Mostly though, I’m just continuously impressed by how intelligent and knowledgeable teenagers are these days. People are always complaining about the youths these days, but honestly I feel like the future is in good hands. Junior Hero Blues is my love letter to the amazing teenagers in my life. Javier knows that life is going to get better for him, and I hope so do you.
Thanks for reading, and don’t forget to leave a comment with your name and email address for a chance to win one of three Amazon gift cards!
When I woke up, my mask was lying beside me on the ground, and I felt like my entire head had been squeezed like a pimple.
It took me a few minutes to get my bearings, and by the time I realized that the Raven was there with me, she was putting my mask back over my eyes and checking my vitals. Masks have a way of obscuring expressions, but I could see that her jaw was tight and her lips were even thinner than usual.
“What happened?” I groaned, my voice raspy. I was starting to get memories back, of the smoke and explosions of the battle, and of him. That bastard smashing my head into a mirror—I raised a hand to my forehead and felt crusted blood through my glove—and then of us fighting, and of a rather unheroic rage that had come over me as we did so. The last thing I remembered was my hands on either side of his head, shooting sonic waves into his ears so hard that his eyes were rolling back, and his big meaty hands around my neck, squeezing me into darkness.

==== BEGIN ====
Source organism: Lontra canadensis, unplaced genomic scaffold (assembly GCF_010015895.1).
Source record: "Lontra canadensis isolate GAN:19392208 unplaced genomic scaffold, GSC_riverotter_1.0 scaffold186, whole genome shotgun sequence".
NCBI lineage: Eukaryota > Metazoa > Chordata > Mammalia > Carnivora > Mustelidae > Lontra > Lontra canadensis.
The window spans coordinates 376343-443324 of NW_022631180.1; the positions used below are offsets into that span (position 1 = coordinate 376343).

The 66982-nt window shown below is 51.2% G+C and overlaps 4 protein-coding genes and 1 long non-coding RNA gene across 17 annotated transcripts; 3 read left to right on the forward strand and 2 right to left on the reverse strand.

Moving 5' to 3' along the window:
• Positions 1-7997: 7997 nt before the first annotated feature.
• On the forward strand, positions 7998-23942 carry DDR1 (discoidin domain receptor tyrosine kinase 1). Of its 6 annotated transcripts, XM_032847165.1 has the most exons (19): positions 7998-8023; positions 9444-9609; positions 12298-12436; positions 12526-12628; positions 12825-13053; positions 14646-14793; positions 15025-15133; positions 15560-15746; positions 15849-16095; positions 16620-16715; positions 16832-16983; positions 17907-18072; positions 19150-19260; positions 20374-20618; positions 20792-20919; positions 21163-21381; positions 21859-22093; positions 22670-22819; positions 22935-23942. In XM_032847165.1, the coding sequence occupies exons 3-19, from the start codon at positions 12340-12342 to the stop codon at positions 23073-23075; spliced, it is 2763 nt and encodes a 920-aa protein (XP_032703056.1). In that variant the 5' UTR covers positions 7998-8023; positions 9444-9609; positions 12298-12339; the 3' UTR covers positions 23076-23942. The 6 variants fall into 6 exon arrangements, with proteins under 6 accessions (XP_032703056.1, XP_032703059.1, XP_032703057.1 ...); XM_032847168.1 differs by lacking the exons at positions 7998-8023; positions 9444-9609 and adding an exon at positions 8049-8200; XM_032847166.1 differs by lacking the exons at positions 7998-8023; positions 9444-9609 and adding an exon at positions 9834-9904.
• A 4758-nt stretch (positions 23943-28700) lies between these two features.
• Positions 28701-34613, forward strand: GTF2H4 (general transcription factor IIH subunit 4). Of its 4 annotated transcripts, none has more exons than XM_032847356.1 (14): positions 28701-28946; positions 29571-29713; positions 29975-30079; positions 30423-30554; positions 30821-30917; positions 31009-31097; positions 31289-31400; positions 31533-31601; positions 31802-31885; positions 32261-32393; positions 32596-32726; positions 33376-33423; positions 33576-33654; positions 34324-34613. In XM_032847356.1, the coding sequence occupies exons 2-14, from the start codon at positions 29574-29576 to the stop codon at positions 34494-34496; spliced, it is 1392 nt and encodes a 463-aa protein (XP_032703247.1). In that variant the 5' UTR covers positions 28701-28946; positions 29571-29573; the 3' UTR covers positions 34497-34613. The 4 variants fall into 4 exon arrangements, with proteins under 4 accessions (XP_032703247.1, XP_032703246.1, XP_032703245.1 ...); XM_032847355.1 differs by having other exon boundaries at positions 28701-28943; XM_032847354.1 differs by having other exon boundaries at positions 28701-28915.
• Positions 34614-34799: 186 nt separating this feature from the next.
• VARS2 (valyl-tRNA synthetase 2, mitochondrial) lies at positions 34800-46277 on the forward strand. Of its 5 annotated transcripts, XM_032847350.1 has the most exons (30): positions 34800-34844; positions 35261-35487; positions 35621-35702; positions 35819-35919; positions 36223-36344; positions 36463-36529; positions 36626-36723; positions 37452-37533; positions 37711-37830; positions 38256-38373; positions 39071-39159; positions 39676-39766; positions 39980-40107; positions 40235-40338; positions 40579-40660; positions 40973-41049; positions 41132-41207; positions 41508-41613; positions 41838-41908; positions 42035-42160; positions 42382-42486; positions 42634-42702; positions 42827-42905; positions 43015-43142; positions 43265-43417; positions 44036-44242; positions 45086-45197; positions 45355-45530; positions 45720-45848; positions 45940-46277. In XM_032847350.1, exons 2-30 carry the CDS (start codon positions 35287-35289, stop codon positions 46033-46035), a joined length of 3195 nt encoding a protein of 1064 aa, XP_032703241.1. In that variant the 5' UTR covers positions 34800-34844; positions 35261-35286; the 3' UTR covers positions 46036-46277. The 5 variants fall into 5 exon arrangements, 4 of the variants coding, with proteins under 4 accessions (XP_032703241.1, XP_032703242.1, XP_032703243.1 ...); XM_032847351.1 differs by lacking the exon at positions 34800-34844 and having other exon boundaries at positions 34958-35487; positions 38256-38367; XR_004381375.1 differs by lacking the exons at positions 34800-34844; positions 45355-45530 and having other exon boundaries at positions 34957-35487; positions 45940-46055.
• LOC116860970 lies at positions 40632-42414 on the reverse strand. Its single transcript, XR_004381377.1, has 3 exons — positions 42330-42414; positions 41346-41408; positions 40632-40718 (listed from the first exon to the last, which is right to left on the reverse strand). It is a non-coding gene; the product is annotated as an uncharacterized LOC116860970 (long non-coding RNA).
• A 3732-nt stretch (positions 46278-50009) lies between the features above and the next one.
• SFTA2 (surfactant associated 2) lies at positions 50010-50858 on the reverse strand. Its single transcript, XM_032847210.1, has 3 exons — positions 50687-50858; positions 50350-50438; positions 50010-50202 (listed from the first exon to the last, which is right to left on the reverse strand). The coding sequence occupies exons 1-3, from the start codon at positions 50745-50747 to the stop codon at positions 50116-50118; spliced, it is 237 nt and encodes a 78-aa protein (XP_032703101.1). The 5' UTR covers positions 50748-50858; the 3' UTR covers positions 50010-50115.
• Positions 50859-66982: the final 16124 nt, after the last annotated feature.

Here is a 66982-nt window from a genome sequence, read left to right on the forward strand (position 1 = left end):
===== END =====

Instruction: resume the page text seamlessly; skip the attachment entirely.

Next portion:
“Don’t know.” The Raven’s ambiguously Slavic accent was harsher than normal. “I found you here, with your mask off. Who did it, do you know?”
“Yeah.” I coughed. “Who do you think? Jimmy Black.”
* * * * * * *
I guess I should back up a bit. Jimmy Black was my sworn enemy, if you go for dramatics like that (I totally do), and I’d met him a few months before, when all this crap with the Organization started. I’d been on a date with Rick Rykov. My first date. Ever, that is, and I was pretty convinced that the whole thing was a setup to make fun of me, because that would just be typical. But then Rick actually showed up at the café and we sat there for twenty minutes drinking coffee and discussing our lives like regular people, and there was absolutely no sign of the whole thing being a prank or some plan concocted by him and his friends to humiliate me.
I mean, aside from being gay, Rick was, like, standard bully material. He was a football player, even—six feet of lean teenage muscle and popularity. And I have a theory that being gay in high school just pushes your social standing to an extreme either way. Like, if you’re already popular and then you come out as gay, you become like this amazing, brave individual who inspires change (exhibit A: Rick Rykov). But if you come out as gay, and you’re that weird little Spanish dude who came to America in first grade and couldn’t speak any English, who decided to compensate for that fact by eating a bug in front of his entire class, which was never forgotten, ever, by anyone . . .